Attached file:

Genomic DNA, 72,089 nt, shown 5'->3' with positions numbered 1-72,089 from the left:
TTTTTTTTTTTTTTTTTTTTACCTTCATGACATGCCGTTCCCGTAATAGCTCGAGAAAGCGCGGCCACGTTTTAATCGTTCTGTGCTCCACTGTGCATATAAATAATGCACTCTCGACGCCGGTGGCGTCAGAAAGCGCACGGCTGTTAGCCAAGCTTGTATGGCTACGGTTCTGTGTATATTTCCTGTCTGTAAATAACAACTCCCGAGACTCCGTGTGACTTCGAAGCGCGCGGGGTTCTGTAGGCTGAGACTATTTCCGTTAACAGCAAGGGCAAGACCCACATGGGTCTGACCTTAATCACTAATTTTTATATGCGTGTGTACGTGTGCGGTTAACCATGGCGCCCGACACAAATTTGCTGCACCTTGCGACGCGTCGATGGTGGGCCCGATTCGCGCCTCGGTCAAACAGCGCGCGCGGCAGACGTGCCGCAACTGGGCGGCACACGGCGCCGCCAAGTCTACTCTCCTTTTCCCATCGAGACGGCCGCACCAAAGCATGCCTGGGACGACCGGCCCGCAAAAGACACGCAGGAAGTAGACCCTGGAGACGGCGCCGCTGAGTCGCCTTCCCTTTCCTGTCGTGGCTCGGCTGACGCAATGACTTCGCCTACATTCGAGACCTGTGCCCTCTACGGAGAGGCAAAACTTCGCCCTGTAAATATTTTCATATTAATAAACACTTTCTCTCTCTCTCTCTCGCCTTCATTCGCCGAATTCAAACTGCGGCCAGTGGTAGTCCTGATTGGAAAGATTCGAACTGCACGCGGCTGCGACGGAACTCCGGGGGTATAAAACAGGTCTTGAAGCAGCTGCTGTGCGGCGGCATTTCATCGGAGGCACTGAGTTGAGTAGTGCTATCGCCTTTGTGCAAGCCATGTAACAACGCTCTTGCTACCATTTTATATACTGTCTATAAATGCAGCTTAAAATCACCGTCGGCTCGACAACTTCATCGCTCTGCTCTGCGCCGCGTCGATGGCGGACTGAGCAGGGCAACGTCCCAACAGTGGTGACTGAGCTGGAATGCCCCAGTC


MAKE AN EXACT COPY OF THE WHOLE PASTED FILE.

Genomic DNA, 72,089 nt, shown 5'->3' with positions numbered 1-72,089 from the left:
TTTTTTTTTTTTTTTTTTTTACCTTCATGACATGCCGTTCCCGTAATAGCTCGAGAAAGCGCGGCCACGTTTTAATCGTTCTGTGCTCCACTGTGCATATAAATAATGCACTCTCGACGCCGGTGGCGTCAGAAAGCGCACGGCTGTTAGCCAAGCTTGTATGGCTACGGTTCTGTGTATATTTCCTGTCTGTAAATAACAACTCCCGAGACTCCGTGTGACTTCGAAGCGCGCGGGGTTCTGTAGGCTGAGACTATTTCCGTTAACAGCAAGGGCAAGACCCACATGGGTCTGACCTTAATCACTAATTTTTATATGCGTGTGTACGTGTGCGGTTAACCATGGCGCCCGACACAAATTTGCTGCACCTTGCGACGCGTCGATGGTGGGCCCGATTCGCGCCTCGGTCAAACAGCGCGCGCGGCAGACGTGCCGCAACTGGGCGGCACACGGCGCCGCCAAGTCTACTCTCCTTTTCCCATCGAGACGGCCGCACCAAAGCATGCCTGGGACGACCGGCCCGCAAAAGACACGCAGGAAGTAGACCCTGGAGACGGCGCCGCTGAGTCGCCTTCCCTTTCCTGTCGTGGCTCGGCTGACGCAATGACTTCGCCTACATTCGAGACCTGTGCCCTCTACGGAGAGGCAAAACTTCGCCCTGTAAATATTTTCATATTAATAAACACTTTCTCTCTCTCTCTCTCGCCTTCATTCGCCGAATTCAAACTGCGGCCAGTGGTAGTCCTGATTGGAAAGATTCGAACTGCACGCGGCTGCGACGGAACTCCGGGGGTATAAAACAGGTCTTGAAGCAGCTGCTGTGCGGCGGCATTTCATCGGAGGCACTGAGTTGAGTAGTGCTATCGCCTTTGTGCAAGCCATGTAACAACGCTCTTGCTACCATTTTATATACTGTCTATAAATGCAGCTTAAAATCACCGTCGGCTCGACAACTTCATCGCTCTGCTCTGCGCCGCGTCGATGGCGGACTGAGCAGGGCAACGTCCCAACAGTGGTGACTGAGCTGGAATGCCCCAGTC